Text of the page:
Last week, we published a news snippet about the upcoming opening of a restaurant that we have now removed. While the name of the restaurant bothered us, we didn’t know then about the deep history of hurt and sexual harassment that comes with the phrase. We were blind to the hurt that it has caused and unwittingly perpetuated the hurt. This incident has opened our eyes to many more of these issues.
Even without understanding the derogatory roots of the phrase, we should’ve spotted and called out the inherent racial slur. That we did nothing is worrying on many levels. It is something we’re continuing to have conversations about; conversations we hope to also have with our readers, food-writers and chefs in the future.
In the meantime, and in the spirit of educating ourselves and drawing on the expertise of our fellow journalists, we asked Eat Out restaurant critic Ishay Govender-Ypma (@IshayGovender) to share her thoughts on the issue, and some of the most pervasive ways it continues to shape the food world.
In the last two years, the food world has had to confront many uncomfortable global truths. At its core, food is political. Our broken social and economic systems are built on patriarchy. Sexism and harassment have thrived in the kitchens unfettered (consider Atlanta chef John Besh of late), and we (certainly the West) have operated restaurants with the marginalised slogging in the back as cleaners, line cooks or wait staff, and the more privileged (read: white folks), donning the chef’s hats or front of house positions. The cultural appropriation of food has been an issue tearing up social media streams and birthing numerous op-eds of late.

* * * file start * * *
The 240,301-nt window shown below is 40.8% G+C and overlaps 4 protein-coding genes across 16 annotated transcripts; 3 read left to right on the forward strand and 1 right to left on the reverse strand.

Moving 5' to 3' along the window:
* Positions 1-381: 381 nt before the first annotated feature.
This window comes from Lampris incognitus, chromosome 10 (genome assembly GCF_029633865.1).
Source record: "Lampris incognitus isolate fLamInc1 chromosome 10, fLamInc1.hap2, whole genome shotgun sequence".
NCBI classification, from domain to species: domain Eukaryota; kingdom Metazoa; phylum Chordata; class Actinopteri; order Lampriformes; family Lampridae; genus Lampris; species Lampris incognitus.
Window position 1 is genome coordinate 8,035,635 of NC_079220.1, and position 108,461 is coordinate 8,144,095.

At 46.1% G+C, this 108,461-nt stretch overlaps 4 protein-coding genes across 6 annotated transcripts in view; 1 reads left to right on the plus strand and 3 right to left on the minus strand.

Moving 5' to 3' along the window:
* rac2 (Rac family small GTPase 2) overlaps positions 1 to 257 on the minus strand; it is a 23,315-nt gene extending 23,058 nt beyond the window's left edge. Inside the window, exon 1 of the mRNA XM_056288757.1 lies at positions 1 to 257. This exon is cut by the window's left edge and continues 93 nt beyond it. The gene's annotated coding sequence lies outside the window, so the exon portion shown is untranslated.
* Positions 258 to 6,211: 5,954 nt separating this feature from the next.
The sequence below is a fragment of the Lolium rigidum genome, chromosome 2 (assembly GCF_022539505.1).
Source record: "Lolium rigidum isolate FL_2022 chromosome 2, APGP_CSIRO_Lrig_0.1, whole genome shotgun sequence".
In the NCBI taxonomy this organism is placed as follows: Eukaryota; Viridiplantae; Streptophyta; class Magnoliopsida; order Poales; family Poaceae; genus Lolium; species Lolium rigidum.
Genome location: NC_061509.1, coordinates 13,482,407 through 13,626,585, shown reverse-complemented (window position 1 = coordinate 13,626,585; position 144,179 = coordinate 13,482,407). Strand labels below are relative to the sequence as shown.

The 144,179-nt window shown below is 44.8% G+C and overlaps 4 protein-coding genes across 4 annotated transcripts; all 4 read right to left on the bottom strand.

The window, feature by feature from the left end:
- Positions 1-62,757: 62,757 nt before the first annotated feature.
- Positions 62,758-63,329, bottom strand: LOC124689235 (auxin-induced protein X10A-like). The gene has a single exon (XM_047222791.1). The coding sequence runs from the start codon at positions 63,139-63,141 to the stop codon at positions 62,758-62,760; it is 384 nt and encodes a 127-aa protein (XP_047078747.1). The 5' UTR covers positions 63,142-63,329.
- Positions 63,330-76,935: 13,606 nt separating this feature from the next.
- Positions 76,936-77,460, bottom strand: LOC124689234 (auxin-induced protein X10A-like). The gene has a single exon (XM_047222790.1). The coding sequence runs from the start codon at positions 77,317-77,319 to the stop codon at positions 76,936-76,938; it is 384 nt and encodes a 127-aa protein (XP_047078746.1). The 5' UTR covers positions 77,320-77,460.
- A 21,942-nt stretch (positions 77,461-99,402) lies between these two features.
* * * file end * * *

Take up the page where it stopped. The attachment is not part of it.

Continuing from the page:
As with all issues pertaining to appropriation we mustn’t lose sight of three vitals: context, the rights of the marginalised (as well as their right to voice concern/objection) and a status quo that’s, to be mild, rotten. Consider these examples that consumed headlines for weeks: two white American women from Portland who stole recipes from Mexican grandmothers they spied on while on holiday and opened a burrito cart back home (closed due to protest), and the controversial video by Bon Appetit (taken down since with apology) of a non-Asian chef demonstrating an unconventional way of eating Vietnamese pho as the ideal way to do it. The magazine tried to punt pho as the new ramen – so to compound the complex issues attached to the concept of appropriation, the desire to be on-trend, relevant and capture ‘clickable’ links have added to the mess.
South Africa has its own issues with cultural appropriation in spades. Our history and lack of transformation in the food and wine world combine to provide the perfect environment for inequality, racism, misogyny and appropriation to thrive. The facts in brief: a 91% majority of people of colour, 80% of whom are Black, with no adequate representation as restaurant owners, wine makers, head chefs, creative consultants and food magazine editors and writers.
Naturally, we must acknowledge the people of colour who have been trailblazing tirelessly in the industry – the likes of Dorah Sithole, Cass Abrahams, activist Zayaan Khan, and an emerging generation of new voices in food television, food and wine. They deserve our support.
Enter: Misohawni. Phonetics for “Me So Horny”. Taiwanese South African copywriter Ming-Cheau Lin sent a tweet about the new Melville restaurant that went viral overnight. In it, she called out the racist slur embedded in the name and pleaded with the owners, who were punting a mish-mash of Asian and Polynesian food from ramen to poke, to reconsider it, and shared how she has been sexually harassed numerous times by white men using the phrase. An international community of Asians and allies shared the tweet in protest, and harrowing accounts of violence, racism and harassment they’ve experienced by men using the phrase.